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Shanghai strengthens COVID blockade on the second day of the curb

Shanghai, March 29 (Reuters)-China’s most populous city strengthens the first phase of the two-stage COVID-19 blockade on Tuesday and will not be tested as the number of new daily cases exceeds 4,400 I asked some residents to stay indoors as long as possible.

Shanghai’s financial hub, with a population of 26 million, roughly divides the city along the Huangpu River on the second day of the blockade, dividing the historic center from the financial and industrial districts in the eastern part of Pudong. It is imposed by staggering the time. test.

The number of cases in Shanghai remains modest by global standards, with a record 4,381 asymptomatic cases and 96 symptomatic cases on Monday, but Shanghai seeks to control a highly infectious variant of Omicron. Therefore, it has become a test site for China’s “Zero Corona” strategy.

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Residents of eastern Huangpu were trapped in a residential area on Monday, but most of the time they were allowed to walk around, but on Tuesday three residents were told by a Reuters neighborhood committee that they were no longer out of the house. He said he wasn’t allowed to leave.

“The kids enjoyed having a picnic yesterday,” said one of the kids who refused to be identified because of privacy concerns.

Wu Chian-yu of the City Health Commission said, “At the critical stage of nuclear weapons, there is a” clear request “to residents not to leave the apartment even if they take their pets for a walk or throw away trash. He told the briefing that it was done. Acid test “.

She said that 8.26 million tests were performed by as many as 17,000 test personnel in a closed district of the city on Monday.

“We shared that a huge number of medical staff, grassroots executives, community workers and volunteers worked very hard at the forefront of epidemic prevention and management,” Wu said. Told.

Signs of frustration are rising on Chinese social media, with dozens of residents flocking to the Weibo platform for the help of relatives and struggling to access medical services.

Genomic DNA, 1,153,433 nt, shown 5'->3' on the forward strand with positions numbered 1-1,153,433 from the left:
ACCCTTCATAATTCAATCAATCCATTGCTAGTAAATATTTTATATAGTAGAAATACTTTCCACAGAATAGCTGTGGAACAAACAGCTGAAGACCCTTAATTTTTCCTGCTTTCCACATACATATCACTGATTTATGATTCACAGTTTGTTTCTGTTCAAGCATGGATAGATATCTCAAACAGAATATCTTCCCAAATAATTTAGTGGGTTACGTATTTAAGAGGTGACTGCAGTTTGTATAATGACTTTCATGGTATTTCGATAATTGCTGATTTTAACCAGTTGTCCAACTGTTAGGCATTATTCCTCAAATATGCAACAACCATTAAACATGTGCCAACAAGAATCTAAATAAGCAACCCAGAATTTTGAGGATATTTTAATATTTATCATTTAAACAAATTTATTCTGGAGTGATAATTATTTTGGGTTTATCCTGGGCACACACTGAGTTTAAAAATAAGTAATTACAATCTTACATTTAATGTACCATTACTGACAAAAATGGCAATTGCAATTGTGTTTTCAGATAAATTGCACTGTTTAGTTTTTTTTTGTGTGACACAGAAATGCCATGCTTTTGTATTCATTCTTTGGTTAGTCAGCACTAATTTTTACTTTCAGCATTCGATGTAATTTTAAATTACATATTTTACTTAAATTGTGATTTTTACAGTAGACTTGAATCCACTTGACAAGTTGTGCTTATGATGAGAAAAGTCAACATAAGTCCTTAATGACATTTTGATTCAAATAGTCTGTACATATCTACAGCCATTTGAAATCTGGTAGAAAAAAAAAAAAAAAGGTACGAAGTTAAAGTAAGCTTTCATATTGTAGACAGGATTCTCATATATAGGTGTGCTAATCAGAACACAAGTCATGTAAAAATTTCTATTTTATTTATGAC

While China is sticking to plans to curb outbreaks, foreign experts are skeptical about the effectiveness of the blockade in the face of new, highly infectious variants.

Adrian Esterman, a biostatistics expert at the University of South Australia, said:


A drone footage released by state media showed an empty street under a skyscraper in the city’s Lujiazui financial district. Eastern public transport was closed and all unapproved vehicles were ordered from the street.

The Shanghai Stock Exchange, west of the city, said it has staffed key personnel for key tasks while others are working from home.

A joint venture with General Motors (GM.N) has succeeded in sustaining production by asking workers to sleep on the factory floor, people familiar with the matter said.

Residents of the western part of the city are hoarding in stores and markets in anticipation of the blockade from April 1.

However, the US hypermarket chain Costco Wholesale Corp (COST.O), whose Shanghai store has recently attracted a large number of shoppers, said it closed on Tuesday and has several gyms and shopping malls in the western area. rice field.

The city government has rolled out new measures to help businesses affected by COVID, such as rent exemptions and tax more

The Communist Party tabloid Global Times said Peking University economist Khao Hepin said the city’s growth would be hurt, but the national economy wouldn’t suffer much.

Elsewhere, Changchun, the capital of Jilin Province in the northeast, has apologized to 8.5 million residents for food shortages associated with the turmoil caused by containment more

Shenzhen’s manufacturing center has begun to recover after its closure, but many companies are concerned about the short-term outlook, Securities Times reported.

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Report by Brenda Goh, Samuel Shen, Winni Zhou, Engen Tham, Eduardo Baptista, David Stanway, Shanghai and Beijing Newsrooms, edited by Kenneth Maxwell and Robert Birsel

Our Criteria: Thomson Reuters Trust Principles.


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